New Media

16 February 2009

Video game obsession

Video game obsession

aporva baxi

Aporva Baxi’s expanding collection of Nintendo’s Game & Watch
Remember these? A lot of people that I know seem to have had one, or remember being envious of a school kid who had one, writes Aporva Baxi. Typically, it would be Donkey Kong or Mario Bros. (the most popular). Made by Nintendo, the video-game company currently best known for the Wii and DS

16 January 2009

Us Now documentary

Us Now documentary

kate andrews

Ivo Gormley’s film looks at the political potential of social media
When my mother signed up to Facebook, something extraordinary went through my mind, writes Kate Andrews. What would happen if everybody was part of the same online portal? If boundaries of gender, age, race, religion and culture became void? Questions asked by Us Now, a new film directed by social anthropologist / filmmaker Ivo Gormley.

15 January 2009

DixonBaxi rebrands a TV station

DixonBaxi rebrands a TV station

the video department

Video ‘brand burst’ examples from the article in Eye no. 70
Here, thanks to the joys of embedded links, are some of the ‘brand burst’ animations mentioned in ‘Power of two’, our feature about DixonBaxi (Eye no. 70 vol 18).

16 December 2008

What’s that sound? Who’s that girl?

What’s that sound? Who’s that girl?

Eye’s latest cover features Goldfrapp and Replica
People have been asking what’s on the cover of the latest Eye

28 November 2008

MAP/making’s acid test

MAP/making’s acid test

john l. walters

Music, art and performance in action at the Royal College
What is it about the last Thursday in November in London, asks John L. Walters? There were at least half a dozen events competing for our attention: Sanky doing a D&AD lecture; the launch of the AR’s Emerging Architecture at RIBA; Jost Hochuli at St Bride; the ‘Deface Value’ view at Mutate Britain; and so on . . . The one I opted for was a specially commissioned presentation of live audio-visual work at the Upper Gulbenkian Gallery at the Royal College of Art.

19 November 2008

Guy Le Querrec in Africa

Guy Le Querrec in Africa

john l. walters

Encores for Magnum photographer at the London Jazz Festival
We’re halfway into the London Jazz Festival, and the annual event has already delivered three great audio-visual experiences, writes John L. Walters, including movies, animation – and now some black and white documentary photography.

5 November 2008

Giant Steps

Giant Steps

q&a

Michal Levy: Colour has the same effect it had when we were ‘cavemen’
Previously unpublished ‘beyond the canon’ Q&A with Michal Levy about design history. Levy, now resident in Philadelphia, US, comes from Tel Aviv, Israel.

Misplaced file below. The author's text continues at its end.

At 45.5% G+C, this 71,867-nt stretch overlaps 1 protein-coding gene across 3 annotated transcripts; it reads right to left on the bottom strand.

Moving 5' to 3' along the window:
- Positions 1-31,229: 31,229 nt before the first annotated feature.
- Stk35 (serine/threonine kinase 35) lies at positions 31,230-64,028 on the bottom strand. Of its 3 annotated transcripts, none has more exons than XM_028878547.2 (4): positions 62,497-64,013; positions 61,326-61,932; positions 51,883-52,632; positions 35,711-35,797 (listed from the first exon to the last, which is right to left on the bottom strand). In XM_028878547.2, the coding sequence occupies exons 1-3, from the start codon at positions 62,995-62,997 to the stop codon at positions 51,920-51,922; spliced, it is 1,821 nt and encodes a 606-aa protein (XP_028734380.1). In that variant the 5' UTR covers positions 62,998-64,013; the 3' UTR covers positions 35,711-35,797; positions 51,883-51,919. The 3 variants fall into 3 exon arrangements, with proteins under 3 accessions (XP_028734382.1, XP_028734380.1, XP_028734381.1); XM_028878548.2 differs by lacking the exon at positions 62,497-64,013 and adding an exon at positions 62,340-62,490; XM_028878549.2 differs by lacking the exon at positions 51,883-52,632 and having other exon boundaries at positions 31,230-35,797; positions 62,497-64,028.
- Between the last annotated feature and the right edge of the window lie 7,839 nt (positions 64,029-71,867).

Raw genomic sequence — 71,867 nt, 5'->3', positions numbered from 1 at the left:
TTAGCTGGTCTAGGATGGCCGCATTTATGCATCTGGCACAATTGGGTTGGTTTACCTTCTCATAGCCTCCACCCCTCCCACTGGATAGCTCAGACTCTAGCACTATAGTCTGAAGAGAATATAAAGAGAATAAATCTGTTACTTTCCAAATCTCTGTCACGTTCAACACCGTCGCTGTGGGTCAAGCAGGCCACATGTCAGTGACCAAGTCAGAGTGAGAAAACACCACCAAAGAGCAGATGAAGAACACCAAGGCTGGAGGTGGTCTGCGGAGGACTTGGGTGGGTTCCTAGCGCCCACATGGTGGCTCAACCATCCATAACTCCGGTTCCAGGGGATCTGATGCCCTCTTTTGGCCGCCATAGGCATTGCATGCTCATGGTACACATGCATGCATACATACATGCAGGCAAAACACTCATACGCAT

24 October 2008

The hero of Flight 404

The hero of Flight 404

Synaesthesia, auto-changers and the final trip: Robert Hodgin at FOTB
Flight 404’s Robert Hodgin has worked out the ideal format for his life - as a nicely rendered pie chart, writes John L. Walters. About a third of his time is spent sleeping; another chunk is for eating; and there’s a tiny sliver

20 October 2008

The Independent: too gaudy for words

The Independent: too gaudy for words

An exclusive, Web-only Critique by Rick Poynor for the Eye blog
I always liked the idea of The Independent and there have been a couple of periods, especially after it launched in 1986, when I defected to it from The Guardian. Even so, it has been a long time since I read it regularly, although the campaigning front pages produced since its 2005 redesign by Cases i Associats were eye-catching and occasionally led me to buy it. My main stumbling block is the tabloid page (and that goes for The Times, too). No matter how these two papers might rationalise the switch from broadsheet, the smaller size – also used by the Daily Mail – remains inherently down-market. The Guardian’s brilliantly managed move into new territory with the Berliner format underlined how dowdy, unimaginative and old-fashioned its rivals had become. 

18 September 2008

Letter to the editor

Letter to the editor

mike kippenhan

Re: Afterword to ‘Googling the design canon’ – don’t diss the digital
From Mike Kippenhan The idea of inviting a variety of people associated with design to write about ‘neglected classics that take us “beyond the canon”’ resulted in an interesting and enjoyable issue of Eye (no. 68 vol. 17). It was refreshing to be introduced not only to some classics I was unaware of, but also to new contributors who have taken the time to share their ideas and interests.
 
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